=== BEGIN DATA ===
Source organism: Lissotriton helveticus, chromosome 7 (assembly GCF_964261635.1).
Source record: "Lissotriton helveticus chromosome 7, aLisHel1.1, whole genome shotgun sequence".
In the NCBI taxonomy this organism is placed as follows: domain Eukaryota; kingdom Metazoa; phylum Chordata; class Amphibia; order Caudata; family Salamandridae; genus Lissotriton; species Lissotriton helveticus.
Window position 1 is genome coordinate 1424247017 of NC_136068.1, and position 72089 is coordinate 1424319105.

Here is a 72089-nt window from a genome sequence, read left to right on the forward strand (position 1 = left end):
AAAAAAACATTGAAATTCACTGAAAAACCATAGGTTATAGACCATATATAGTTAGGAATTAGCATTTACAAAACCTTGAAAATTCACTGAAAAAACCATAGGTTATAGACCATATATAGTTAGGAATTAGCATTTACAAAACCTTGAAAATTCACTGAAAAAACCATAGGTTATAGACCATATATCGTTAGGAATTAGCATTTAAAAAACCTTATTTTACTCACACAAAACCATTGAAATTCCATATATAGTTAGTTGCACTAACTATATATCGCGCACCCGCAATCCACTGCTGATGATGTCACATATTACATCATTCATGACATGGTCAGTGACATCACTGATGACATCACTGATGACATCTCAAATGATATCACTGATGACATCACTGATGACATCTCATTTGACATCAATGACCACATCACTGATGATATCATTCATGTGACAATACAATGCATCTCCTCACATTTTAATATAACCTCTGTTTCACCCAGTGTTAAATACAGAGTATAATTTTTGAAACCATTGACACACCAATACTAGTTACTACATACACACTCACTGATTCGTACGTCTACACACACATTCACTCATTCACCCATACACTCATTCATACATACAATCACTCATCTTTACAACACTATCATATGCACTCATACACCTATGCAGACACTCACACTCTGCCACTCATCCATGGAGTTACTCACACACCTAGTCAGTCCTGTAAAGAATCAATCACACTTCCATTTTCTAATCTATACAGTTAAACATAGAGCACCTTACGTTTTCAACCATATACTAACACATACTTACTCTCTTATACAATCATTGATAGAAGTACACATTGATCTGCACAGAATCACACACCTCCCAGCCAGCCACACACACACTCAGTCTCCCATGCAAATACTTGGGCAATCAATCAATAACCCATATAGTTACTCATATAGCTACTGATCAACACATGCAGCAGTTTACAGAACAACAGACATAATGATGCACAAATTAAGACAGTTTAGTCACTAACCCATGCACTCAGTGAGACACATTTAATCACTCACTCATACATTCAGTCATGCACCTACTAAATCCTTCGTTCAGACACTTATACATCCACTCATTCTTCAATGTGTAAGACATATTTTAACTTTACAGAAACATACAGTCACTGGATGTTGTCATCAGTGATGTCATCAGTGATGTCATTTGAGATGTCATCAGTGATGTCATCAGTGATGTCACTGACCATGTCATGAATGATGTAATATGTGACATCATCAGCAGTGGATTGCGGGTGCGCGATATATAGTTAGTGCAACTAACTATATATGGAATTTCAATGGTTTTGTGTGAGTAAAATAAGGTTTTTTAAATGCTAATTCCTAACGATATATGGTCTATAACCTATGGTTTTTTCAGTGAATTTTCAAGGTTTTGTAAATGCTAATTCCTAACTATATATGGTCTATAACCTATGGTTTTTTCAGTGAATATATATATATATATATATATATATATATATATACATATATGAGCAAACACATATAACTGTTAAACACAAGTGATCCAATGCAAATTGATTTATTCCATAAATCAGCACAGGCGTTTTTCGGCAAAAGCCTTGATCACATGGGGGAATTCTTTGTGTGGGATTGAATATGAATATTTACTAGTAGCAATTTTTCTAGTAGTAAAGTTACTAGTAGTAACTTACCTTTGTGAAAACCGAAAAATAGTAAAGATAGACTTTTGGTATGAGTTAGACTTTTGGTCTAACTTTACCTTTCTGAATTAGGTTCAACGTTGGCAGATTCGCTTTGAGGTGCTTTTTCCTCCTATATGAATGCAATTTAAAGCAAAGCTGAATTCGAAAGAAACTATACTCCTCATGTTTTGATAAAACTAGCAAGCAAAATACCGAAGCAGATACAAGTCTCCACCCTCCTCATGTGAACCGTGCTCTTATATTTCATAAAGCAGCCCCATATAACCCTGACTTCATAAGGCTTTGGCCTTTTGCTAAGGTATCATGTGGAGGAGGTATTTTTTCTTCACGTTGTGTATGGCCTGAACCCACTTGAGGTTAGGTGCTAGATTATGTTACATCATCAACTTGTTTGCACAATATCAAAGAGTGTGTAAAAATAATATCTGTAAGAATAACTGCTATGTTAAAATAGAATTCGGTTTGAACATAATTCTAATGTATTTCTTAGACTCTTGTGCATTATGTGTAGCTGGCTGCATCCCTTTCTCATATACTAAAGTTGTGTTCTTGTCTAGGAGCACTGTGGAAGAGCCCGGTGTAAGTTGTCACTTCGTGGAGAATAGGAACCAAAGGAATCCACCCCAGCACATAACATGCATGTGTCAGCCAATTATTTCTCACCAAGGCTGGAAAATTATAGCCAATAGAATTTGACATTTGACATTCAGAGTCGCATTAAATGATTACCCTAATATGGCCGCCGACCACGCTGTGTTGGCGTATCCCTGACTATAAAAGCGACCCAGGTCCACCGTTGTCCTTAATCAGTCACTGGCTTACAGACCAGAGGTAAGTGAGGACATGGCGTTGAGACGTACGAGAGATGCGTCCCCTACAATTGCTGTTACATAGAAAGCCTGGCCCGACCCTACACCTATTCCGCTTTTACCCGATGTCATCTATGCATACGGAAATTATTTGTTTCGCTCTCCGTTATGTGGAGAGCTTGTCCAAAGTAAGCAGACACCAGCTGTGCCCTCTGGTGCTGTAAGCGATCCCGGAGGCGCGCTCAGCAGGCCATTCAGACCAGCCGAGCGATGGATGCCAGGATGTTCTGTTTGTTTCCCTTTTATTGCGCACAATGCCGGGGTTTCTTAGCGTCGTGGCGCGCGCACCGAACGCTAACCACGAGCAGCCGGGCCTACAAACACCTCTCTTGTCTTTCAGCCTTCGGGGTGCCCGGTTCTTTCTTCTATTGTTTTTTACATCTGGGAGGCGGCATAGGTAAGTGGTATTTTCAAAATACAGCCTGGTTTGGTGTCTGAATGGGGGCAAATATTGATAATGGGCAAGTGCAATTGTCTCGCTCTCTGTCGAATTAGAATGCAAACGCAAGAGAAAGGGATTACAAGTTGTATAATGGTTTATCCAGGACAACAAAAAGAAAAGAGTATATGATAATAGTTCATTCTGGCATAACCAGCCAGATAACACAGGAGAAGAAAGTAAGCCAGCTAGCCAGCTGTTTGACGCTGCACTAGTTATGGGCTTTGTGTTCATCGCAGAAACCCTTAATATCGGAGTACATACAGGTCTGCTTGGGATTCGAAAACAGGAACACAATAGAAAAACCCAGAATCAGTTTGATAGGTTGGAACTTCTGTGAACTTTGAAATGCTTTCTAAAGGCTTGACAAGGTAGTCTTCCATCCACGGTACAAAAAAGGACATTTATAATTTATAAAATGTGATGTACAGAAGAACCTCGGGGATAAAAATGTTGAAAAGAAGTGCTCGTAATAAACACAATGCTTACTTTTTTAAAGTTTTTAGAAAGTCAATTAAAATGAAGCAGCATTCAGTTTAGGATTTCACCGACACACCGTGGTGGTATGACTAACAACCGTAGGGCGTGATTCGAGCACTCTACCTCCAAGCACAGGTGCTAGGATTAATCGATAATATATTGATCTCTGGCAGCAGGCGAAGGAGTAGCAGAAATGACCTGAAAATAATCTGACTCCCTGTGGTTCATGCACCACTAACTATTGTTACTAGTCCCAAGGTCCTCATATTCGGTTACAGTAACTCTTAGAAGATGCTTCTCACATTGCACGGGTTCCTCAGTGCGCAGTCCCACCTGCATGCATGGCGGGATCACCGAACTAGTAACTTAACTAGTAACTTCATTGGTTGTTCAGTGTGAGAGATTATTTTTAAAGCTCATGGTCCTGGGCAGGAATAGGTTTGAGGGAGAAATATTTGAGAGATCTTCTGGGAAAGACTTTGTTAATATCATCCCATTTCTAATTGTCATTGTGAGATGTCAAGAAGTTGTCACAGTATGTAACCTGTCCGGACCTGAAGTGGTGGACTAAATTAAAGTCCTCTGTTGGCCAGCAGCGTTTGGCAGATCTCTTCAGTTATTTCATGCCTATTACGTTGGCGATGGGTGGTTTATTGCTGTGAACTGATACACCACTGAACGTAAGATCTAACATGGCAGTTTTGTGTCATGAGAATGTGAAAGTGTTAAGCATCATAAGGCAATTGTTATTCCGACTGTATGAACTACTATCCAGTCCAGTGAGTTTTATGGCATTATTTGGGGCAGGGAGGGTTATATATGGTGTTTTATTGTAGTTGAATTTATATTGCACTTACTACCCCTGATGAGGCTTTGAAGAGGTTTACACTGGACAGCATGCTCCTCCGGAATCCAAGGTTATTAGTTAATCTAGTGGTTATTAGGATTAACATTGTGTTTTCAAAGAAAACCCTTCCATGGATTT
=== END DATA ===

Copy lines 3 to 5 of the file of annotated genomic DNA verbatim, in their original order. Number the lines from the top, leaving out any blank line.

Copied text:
In the NCBI taxonomy this organism is placed as follows: domain Eukaryota; kingdom Metazoa; phylum Chordata; class Amphibia; order Caudata; family Salamandridae; genus Lissotriton; species Lissotriton helveticus.
Window position 1 is genome coordinate 1424247017 of NC_136068.1, and position 72089 is coordinate 1424319105.

Here is a 72089-nt window from a genome sequence, read left to right on the forward strand (position 1 = left end):